FUKUSHIMA Lives on the Line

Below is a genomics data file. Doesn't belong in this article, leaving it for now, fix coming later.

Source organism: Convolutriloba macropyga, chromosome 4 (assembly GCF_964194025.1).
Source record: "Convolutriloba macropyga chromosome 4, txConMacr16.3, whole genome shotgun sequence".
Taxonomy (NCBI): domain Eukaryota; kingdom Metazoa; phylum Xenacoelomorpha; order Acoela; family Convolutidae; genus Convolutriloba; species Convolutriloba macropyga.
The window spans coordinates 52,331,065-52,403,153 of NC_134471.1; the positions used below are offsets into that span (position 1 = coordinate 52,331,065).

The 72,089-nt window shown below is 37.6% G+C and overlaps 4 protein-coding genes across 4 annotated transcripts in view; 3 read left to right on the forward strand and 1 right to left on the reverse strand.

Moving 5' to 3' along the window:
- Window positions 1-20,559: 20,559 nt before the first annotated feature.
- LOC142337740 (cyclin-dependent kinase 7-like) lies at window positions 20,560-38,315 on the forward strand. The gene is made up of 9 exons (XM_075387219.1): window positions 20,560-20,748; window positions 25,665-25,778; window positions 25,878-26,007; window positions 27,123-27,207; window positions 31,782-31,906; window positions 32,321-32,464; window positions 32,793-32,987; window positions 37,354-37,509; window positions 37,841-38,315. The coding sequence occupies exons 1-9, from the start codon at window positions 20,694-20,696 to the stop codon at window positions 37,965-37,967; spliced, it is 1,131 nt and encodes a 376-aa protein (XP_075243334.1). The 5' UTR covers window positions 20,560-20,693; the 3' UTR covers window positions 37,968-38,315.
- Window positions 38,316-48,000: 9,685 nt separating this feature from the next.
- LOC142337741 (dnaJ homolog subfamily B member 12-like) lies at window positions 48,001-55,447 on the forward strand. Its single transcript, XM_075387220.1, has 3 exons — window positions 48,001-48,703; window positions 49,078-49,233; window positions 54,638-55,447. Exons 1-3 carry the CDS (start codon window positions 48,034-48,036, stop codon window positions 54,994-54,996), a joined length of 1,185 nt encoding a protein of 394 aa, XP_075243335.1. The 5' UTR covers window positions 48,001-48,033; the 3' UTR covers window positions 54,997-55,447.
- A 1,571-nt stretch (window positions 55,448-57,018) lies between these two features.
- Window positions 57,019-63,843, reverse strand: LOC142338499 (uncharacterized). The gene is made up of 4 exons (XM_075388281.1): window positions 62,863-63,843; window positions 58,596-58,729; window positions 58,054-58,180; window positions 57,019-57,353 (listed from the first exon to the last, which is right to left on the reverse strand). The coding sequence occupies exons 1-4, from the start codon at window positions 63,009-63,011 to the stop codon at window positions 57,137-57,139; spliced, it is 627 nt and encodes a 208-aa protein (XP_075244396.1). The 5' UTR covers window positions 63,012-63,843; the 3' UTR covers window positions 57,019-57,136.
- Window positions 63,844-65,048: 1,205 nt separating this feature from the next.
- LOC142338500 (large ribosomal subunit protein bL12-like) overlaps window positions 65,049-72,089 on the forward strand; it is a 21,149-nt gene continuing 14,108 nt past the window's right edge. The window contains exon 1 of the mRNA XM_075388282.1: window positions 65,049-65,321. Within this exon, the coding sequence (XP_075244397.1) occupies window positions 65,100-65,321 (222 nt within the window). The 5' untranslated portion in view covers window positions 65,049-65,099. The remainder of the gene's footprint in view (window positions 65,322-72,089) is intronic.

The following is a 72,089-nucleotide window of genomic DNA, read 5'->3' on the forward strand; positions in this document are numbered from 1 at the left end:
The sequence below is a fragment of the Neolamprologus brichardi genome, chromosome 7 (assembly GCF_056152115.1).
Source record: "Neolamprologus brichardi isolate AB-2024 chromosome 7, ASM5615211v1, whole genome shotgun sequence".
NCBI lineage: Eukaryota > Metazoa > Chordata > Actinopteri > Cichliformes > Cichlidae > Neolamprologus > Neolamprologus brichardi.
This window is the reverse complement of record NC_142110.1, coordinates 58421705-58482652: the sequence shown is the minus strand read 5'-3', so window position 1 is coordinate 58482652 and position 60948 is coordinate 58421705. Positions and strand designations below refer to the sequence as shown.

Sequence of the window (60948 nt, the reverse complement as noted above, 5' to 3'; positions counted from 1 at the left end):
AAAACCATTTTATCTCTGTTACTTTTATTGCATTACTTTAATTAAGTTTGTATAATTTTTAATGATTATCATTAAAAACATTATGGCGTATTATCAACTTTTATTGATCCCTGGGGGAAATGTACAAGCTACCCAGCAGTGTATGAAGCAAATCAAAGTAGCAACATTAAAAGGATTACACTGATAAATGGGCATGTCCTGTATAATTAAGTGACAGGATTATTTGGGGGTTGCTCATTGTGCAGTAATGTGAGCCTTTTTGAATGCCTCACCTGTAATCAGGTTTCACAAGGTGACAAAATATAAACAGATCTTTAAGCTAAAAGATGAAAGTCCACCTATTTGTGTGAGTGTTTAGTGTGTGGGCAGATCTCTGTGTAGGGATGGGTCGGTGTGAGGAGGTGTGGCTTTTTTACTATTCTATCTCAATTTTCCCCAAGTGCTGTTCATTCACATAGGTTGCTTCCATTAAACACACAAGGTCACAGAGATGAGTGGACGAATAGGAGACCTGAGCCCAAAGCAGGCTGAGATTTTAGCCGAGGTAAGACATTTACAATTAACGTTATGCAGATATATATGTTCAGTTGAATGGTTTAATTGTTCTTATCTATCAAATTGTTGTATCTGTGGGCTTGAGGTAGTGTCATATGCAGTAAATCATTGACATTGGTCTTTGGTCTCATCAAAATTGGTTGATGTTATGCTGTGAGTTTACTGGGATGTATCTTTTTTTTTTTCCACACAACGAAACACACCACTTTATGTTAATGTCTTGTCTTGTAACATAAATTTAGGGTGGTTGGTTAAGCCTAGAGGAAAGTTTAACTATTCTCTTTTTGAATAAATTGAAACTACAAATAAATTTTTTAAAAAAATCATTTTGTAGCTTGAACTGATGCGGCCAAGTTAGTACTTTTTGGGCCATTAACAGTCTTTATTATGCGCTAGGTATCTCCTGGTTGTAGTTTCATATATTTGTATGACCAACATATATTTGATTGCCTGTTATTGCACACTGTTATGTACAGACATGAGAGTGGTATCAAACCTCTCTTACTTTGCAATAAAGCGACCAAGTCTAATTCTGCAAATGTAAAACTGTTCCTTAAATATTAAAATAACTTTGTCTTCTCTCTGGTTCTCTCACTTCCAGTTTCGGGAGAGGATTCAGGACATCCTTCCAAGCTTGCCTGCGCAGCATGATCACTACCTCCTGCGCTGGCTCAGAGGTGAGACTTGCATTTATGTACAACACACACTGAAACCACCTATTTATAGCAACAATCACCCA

chap.IVPatient Relief Activity Records [Essays and Research Publications]FUKUSHIMA: Lives on the Line203April 15, 2011After shopping last weekend, I met one of the Gyouza Sisters on the bus. The Gyouza Sisters are not a religious order. Rather, this is a title I carry in my head for three sisters who were regular Sunday patrons of a venerable Fukushima institution: Gyouza Kaikan. Behind the counter, a long-married couple makes every dumpling by hand, in plain sight. They also serve ramen noodles and small side dishes. Gyouza Kaikan operates from 5 pm to 11 pm. The Gyouza Sisters and I favor the early hours. It’s a mixed crowd and, shoulder-to-shoulder, there is plenty of opportunity to mix. One may also choose to eat in solitude, but the Gyouza Sisters were glad in 2008 to welcome a “young” foreigner into their conversation. I am young for having been born after World War II. The Gyouza Sisters have seen a lot.It used to be that two of the three sisters would ride the same bus back to Hourai after their Sunday dinner. Most other times, I would just see the one who was hard of hearing. That, and my relatively clumsy Japanese, never prevented us from making conversation on the bus. Last year, Hard-of-Hearing was commuting to a downtown hospital. Next encounter, I learned that one of her sisters had passed away. Answers to health and welfare inquiries might be metered according to the relationship between speaker and listener, but we had known each other for a while. Japanese conversations are also about balance. No matter the depth of one’s own grief, the other person’s situation is considered. Hard-of-Hearing, mourning her own sister, wanted to know how my siblings, and my mother, were doing. It brought a genuine smile to her face to learn they were doing well, thank you.Last weekend’s conversation was naturally about the earthquake and everything since. My Gyouza Sister had been displaced from her home for about 10 days, and readily taken in by relatives while repairs were made. “But people on the coast, still in shelters, that’s a real problem.”How long we live, and even where we live, are matters of uncertainly. What remains is how we live. In Japan, I am learning this by example.April 18, 2011Hana-mi-yama, literally, flower-viewing-mountain, is a popular tourist destination in Fukushima City. Every spring, I have grown accustomed to seeing tour buses pour in with camera-toting visitors from around Japan, Korea, and even China. An oyaji gyagu (geezer gag) could be made by changing the kanji ideograph from hana=flower to hana=nose. On a busy day, hana-mi-yama might seem like nose-viewing-mountain. Crowded or not, good behavior prevails. Strangers readily exchange cameras so everyone in a group can be in the picture, and people do their best not to walk in front of a photograph in the making.Sunday morning found me at FMU, where my phone rang around 11. Nine-almost-Ten was calling, on behalf of her seven-year-old sister, wondering if work might finish up anytime soon. They wanted to visit Hanamiyama. These kids are remarkably patient language teachers. Quid pro quo. The bicycle was rolling from FMU at 11:25. Quod erat demonstrandum.First, we went to Takayama Soba to fortify ourselves with noodles and tempura. Next, to a Hashi Drug store for small bottles of tea and juice. I still marvel that places like Hashi Drug can have easy-to-carry items on display outside the store, and they don’t get ripped off. Managers will confide that some in-store goods with resale value are targeted from time to time, but it is not the norm. Hashi Drug was about 30 minutes’ walk from Hanamiyama, so we asked permission to stay parked, and enjoyed a nice hike.Was I worried about radiation? Yes, the ultraviolet